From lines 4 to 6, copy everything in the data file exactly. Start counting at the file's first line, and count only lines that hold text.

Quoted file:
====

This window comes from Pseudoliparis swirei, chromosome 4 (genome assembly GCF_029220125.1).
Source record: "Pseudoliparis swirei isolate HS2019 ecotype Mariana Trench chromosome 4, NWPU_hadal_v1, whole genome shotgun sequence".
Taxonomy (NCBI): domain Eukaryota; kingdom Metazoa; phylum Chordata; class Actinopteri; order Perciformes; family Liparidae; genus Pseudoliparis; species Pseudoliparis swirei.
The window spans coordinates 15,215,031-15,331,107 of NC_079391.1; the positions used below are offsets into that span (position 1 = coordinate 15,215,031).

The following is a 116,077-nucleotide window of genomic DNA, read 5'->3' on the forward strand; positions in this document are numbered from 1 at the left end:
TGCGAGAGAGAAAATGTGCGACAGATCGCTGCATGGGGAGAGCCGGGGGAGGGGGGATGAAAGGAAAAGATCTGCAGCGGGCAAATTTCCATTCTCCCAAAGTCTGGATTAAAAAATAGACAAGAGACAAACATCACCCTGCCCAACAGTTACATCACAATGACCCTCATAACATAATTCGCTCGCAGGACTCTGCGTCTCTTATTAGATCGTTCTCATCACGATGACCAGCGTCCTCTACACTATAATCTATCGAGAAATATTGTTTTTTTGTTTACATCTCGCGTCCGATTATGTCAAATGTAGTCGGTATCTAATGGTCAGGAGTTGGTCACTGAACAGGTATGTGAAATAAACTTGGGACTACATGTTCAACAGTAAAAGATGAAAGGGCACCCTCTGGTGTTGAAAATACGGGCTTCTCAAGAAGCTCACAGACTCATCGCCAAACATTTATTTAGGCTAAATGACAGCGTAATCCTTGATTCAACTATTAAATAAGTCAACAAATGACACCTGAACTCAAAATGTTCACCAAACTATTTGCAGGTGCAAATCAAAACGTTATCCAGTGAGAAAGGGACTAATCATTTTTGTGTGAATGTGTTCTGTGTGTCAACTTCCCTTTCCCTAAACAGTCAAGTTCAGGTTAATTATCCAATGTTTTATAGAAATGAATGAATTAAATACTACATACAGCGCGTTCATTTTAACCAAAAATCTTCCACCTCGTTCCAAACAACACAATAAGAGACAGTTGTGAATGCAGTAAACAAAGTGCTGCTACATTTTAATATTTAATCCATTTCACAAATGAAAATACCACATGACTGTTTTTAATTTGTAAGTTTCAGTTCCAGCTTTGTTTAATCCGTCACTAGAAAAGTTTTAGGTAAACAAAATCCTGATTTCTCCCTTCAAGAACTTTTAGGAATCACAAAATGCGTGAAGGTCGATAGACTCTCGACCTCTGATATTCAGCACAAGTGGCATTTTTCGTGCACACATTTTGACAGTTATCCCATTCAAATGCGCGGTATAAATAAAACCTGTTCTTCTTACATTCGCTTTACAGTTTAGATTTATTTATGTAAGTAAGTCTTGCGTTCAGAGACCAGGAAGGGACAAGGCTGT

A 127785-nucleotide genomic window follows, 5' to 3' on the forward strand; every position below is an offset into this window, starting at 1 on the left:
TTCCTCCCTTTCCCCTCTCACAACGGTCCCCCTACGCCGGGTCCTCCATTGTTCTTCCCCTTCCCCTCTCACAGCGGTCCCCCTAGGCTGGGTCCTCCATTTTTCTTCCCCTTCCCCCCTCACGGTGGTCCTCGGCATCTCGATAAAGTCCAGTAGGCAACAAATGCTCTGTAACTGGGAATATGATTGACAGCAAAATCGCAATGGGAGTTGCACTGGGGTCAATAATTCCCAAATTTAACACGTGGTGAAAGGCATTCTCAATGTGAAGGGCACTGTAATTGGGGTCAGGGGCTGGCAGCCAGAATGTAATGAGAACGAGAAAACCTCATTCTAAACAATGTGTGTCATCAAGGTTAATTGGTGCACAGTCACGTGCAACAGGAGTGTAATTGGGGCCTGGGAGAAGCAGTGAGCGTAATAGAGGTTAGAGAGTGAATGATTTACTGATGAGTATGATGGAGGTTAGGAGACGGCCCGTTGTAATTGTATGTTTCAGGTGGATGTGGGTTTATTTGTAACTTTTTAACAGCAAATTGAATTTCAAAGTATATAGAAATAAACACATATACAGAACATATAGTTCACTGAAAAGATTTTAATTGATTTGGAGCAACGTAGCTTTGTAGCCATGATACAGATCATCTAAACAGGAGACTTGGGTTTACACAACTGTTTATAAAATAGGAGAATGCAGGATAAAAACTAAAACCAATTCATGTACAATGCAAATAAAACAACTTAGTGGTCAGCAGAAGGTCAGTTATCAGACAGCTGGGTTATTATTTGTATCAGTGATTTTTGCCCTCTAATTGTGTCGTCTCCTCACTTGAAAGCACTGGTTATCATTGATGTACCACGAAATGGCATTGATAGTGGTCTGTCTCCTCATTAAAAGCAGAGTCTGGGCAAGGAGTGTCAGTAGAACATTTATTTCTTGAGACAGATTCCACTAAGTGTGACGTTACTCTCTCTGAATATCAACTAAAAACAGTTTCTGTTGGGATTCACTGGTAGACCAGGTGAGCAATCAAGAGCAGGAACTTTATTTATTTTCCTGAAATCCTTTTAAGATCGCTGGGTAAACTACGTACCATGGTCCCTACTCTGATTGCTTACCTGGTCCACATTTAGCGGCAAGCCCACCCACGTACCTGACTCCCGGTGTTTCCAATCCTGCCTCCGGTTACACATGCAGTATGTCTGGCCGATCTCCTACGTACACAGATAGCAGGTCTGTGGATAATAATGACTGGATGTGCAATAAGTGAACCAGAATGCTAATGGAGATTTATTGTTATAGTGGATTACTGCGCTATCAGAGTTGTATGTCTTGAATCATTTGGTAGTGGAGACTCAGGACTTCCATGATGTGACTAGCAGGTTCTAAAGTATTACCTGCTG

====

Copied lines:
The window spans coordinates 15,215,031-15,331,107 of NC_079391.1; the positions used below are offsets into that span (position 1 = coordinate 15,215,031).

The following is a 116,077-nucleotide window of genomic DNA, read 5'->3' on the forward strand; positions in this document are numbered from 1 at the left end:
TGCGAGAGAGAAAATGTGCGACAGATCGCTGCATGGGGAGAGCCGGGGGAGGGGGGATGAAAGGAAAAGATCTGCAGCGGGCAAATTTCCATTCTCCCAAAGTCTGGATTAAAAAATAGACAAGAGACAAACATCACCCTGCCCAACAGTTACATCACAATGACCCTCATAACATAATTCGCTCGCAGGACTCTGCGTCTCTTATTAGATCGTTCTCATCACGATGACCAGCGTCCTCTACACTATAATCTATCGAGAAATATTGTTTTTTTGTTTACATCTCGCGTCCGATTATGTCAAATGTAGTCGGTATCTAATGGTCAGGAGTTGGTCACTGAACAGGTATGTGAAATAAACTTGGGACTACATGTTCAACAGTAAAAGATGAAAGGGCACCCTCTGGTGTTGAAAATACGGGCTTCTCAAGAAGCTCACAGACTCATCGCCAAACATTTATTTAGGCTAAATGACAGCGTAATCCTTGATTCAACTATTAAATAAGTCAACAAATGACACCTGAACTCAAAATGTTCACCAAACTATTTGCAGGTGCAAATCAAAACGTTATCCAGTGAGAAAGGGACTAATCATTTTTGTGTGAATGTGTTCTGTGTGTCAACTTCCCTTTCCCTAAACAGTCAAGTTCAGGTTAATTATCCAATGTTTTATAGAAATGAATGAATTAAATACTACATACAGCGCGTTCATTTTAACCAAAAATCTTCCACCTCGTTCCAAACAACACAATAAGAGACAGTTGTGAATGCAGTAAACAAAGTGCTGCTACATTTTAATATTTAATCCATTTCACAAATGAAAATACCACATGACTGTTTTTAATTTGTAAGTTTCAGTTCCAGCTTTGTTTAATCCGTCACTAGAAAAGTTTTAGGTAAACAAAATCCTGATTTCTCCCTTCAAGAACTTTTAGGAATCACAAAATGCGTGAAGGTCGATAGACTCTCGACCTCTGATATTCAGCACAAGTGGCATTTTTCGTGCACACATTTTGACAGTTATCCCATTCAAATGCGCGGTATAAATAAAACCTGTTCTTCTTACATTCGCTTTACAGTTTAGATTTATTTATGTAAGTAAGTCTTGCGTTCAGAGACCAGGAAGGGACAAGGCTGT